• More information and resources can also be found in the California Department of Public Health’s Consumer Alert and the U.S. Department of Health and Human Service’s Fact Sheet on the baby formula shortage.
  • Families using benefits through the California Women, Infants, and Children (WIC) program can find more information on the California WIC Infant Formula Availability webpage.
  • Before buying baby formula from any unfamiliar source, research the company’s reputation through the Better Business Bureau (BBB) at www.bbb.org. For more information about potential scams related to the baby formula shortage, visit the BBB website here.

The District Attorney’s Consumer Protection Unit is a sub-unit of the Economic Crimes Division. The unit is composed of Deputy District Attorneys, Investigators and Paralegals dedicated to protecting consumers and law-abiding businesses from fraudulent or unfair business practices.

When appropriate, the Consumer Protection Unit will investigate consumer complaints. These complaints typically involve businesses within San Diego County that are involved in unfair or illegal practices.

 

Grand Jury Indicts 11 in Connection with Violent PB Antifa Incident

San Diego County District Attorney Summer Stephan announced today that a criminal grand jury has returned indictments against 11 individuals in connection with violent criminal acts committed during a demonstration in Pacific Beach on January 9, 2021. Charges handed down by the grand jury against the defendants include conspiracy to commit a riot, use of tear gas, assault with a deadly weapon, and assault by means likely to produce great bodily injury. In lieu of a preliminary hearing, the grand jury heard testimony over 13 days and delivered the unsealed indictment on May 23, 2022. The defendants have been indicted on 29 felony counts.

The defendants arraigned in court today include Alexander Akridgejacobs, 31; Jesse Merel Cannon, 31; Brian Cortez Lightfoot Jr., 25; Christian Martinez, 23; Luis Francisco Mora, 30; Samuel Howard Ogden, 24; Bryan Rivera, 20; Faraz Martin Talab, 27; Jeremy White, 39 and Erich Louis Yach, 38. If convicted, the defendants face a wide sentencing range from probation to prison. Defendant Joseph Austin Gaskins, 21 will be arraigned on June 20.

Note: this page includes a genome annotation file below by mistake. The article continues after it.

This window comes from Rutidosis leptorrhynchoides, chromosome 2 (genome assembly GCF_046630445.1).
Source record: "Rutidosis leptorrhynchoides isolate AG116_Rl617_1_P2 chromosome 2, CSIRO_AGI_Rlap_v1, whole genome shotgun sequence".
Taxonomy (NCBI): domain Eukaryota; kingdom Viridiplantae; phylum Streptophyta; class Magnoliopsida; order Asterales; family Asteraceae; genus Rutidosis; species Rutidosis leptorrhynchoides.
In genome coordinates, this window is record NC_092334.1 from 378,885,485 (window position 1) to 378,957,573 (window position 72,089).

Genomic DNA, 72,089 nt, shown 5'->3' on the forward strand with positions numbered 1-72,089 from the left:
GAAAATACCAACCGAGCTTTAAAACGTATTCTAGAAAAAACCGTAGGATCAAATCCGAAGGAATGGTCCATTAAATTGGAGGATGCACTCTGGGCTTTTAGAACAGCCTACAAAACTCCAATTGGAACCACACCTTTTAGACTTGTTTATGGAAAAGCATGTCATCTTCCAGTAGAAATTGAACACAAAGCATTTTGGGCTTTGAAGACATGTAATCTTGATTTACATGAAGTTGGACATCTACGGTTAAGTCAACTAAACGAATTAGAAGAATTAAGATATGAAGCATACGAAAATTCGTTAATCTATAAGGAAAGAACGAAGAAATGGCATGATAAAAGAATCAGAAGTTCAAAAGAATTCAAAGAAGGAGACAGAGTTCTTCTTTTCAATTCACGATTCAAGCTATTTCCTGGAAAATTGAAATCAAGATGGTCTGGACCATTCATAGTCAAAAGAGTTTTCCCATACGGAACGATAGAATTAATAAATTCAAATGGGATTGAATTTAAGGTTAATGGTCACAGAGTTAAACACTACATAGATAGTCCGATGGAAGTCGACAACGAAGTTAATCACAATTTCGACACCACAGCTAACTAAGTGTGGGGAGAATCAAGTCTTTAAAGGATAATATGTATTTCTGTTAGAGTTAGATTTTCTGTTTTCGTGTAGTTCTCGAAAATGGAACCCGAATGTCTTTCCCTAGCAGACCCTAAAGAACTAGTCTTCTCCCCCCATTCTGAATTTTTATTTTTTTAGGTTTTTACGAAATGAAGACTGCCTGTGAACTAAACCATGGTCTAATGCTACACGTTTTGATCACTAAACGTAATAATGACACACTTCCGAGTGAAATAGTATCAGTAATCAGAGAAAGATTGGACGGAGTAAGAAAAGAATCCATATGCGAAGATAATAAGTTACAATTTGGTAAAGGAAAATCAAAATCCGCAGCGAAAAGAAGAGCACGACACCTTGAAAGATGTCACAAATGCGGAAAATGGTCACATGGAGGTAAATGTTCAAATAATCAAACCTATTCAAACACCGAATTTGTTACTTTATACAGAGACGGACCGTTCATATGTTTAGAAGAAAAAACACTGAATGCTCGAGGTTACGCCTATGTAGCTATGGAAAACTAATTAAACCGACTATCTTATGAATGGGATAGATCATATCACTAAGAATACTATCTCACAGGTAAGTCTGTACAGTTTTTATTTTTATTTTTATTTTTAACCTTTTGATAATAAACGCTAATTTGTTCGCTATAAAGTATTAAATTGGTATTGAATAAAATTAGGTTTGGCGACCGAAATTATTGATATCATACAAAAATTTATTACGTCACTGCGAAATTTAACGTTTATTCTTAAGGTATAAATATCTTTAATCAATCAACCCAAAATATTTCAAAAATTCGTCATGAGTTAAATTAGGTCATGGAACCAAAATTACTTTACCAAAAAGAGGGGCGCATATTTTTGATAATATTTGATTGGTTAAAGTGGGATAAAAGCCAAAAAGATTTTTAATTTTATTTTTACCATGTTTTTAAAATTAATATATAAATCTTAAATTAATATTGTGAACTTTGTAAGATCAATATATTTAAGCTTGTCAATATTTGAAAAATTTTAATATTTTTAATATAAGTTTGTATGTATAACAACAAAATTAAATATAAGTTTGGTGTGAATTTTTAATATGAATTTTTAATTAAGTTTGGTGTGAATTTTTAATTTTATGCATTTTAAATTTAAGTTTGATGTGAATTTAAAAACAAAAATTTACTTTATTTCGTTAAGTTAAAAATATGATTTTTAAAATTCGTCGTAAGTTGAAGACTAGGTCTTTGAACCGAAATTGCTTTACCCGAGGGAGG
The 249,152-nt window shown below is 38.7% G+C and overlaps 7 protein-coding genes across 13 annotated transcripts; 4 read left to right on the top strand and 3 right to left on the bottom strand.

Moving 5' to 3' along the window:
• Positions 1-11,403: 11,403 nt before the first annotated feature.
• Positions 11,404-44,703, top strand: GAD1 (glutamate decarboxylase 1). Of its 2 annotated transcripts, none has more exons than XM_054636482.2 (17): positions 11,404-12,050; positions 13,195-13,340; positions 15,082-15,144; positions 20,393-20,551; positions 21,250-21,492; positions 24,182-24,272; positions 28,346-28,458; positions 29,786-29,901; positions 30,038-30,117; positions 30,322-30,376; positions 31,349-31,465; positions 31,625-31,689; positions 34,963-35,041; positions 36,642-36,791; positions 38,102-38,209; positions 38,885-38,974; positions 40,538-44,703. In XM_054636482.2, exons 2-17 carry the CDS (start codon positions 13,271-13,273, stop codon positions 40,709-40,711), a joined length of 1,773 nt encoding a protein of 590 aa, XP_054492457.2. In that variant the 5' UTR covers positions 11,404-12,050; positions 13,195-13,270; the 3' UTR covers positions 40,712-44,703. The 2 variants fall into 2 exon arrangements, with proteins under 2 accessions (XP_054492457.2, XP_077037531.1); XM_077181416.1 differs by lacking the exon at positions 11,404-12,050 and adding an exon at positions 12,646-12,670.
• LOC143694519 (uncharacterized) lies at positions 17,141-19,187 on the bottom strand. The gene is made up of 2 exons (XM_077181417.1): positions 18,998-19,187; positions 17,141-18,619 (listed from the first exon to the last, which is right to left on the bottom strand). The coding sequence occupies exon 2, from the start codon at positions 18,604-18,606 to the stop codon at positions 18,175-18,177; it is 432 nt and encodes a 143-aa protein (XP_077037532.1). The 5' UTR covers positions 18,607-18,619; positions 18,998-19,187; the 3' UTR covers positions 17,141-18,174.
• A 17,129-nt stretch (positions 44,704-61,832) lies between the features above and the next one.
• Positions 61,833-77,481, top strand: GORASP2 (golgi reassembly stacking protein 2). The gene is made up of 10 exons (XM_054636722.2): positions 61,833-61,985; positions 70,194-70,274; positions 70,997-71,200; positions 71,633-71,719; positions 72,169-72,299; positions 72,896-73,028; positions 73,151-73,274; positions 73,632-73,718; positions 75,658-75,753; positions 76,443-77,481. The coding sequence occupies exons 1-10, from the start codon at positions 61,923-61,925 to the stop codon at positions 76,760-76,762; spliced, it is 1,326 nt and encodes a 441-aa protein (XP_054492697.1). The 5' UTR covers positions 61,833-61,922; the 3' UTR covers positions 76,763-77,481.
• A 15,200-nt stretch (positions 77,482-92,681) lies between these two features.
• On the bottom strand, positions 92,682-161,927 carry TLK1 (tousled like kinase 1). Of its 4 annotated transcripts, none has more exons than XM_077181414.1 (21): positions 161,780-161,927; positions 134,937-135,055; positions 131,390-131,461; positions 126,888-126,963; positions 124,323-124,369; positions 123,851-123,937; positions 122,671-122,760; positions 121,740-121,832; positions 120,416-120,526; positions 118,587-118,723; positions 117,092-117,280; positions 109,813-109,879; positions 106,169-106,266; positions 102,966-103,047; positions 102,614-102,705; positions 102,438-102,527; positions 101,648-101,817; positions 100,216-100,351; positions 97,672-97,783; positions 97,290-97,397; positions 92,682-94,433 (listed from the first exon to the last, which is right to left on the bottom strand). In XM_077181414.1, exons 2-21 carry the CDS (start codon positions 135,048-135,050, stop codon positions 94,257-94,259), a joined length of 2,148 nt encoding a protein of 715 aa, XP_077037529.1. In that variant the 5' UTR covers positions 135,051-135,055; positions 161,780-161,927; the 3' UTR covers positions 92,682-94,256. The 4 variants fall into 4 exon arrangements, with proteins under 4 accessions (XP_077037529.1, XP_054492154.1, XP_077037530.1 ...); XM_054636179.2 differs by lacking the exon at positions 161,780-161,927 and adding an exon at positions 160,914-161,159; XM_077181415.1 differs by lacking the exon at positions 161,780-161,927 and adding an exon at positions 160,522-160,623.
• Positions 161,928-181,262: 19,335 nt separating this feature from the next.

According to the grand jury indictment, “the defendants are all affiliated with Antifa. A group of the defendants originated from the Los Angeles area and the remaining defendants are from San Diego County. Antifa uses force, fear, and violence to further their interests and suppress the interests of others. The objective of this conspiracy was to incite and participate in a riot.”

The indictment goes on to say that “on or about January 2, 2021, Antifa supporters posted on social media calling for “counterprotesting” and direct action in response to a scheduled political demonstration in Pacific Beach on January 9, 2021. The defendants and other uncharged coconspirators confirmed their support and participation by showing up in Pacific Beach on January 9, 2021, dressed in black clothing, and armed with weapons and protective gear.”

The overt acts listed in the indictment detail the level of violence and planning committed by the defendants, including:

  • Throwing a wooden lawn chair at a victim and striking her
  • Striking a victim with a baseball bat
  • Striking a victim with a flagpole
  • Attacking victims with tear gas
  • Assaulting a victim with a stun gun

The 10 defendants who were arraigned today pleaded not guilty and a status hearing was set for August 8 at 2 p.m. in Department 102.

$18.8 Million More in Fines Paid to County in School Corruption Case

San Diego County District Attorney Summer Stephan announced that an additional $18.75 million has been paid to the county as part of a Superior Court judgement for restitution and fines in connection with the A3 Charter School corruption scandal in which multiple defendants stole tens of millions of public-school funds in a massive fraud scheme. In all, 10 co-defendants in the case have pleaded guilty.

Sean McManus, 49, who was convicted of stealing more than $50 million in public funds, was ordered on May 16 to pay $18.75 million in fines by San Diego Superior Court Judge Fredrick Link. The figure is McManus’ portion of the previous $37 million ordered to be jointly paid by McManus and co-defendant Jason Schrock. McManus was also sentenced to four years in prison.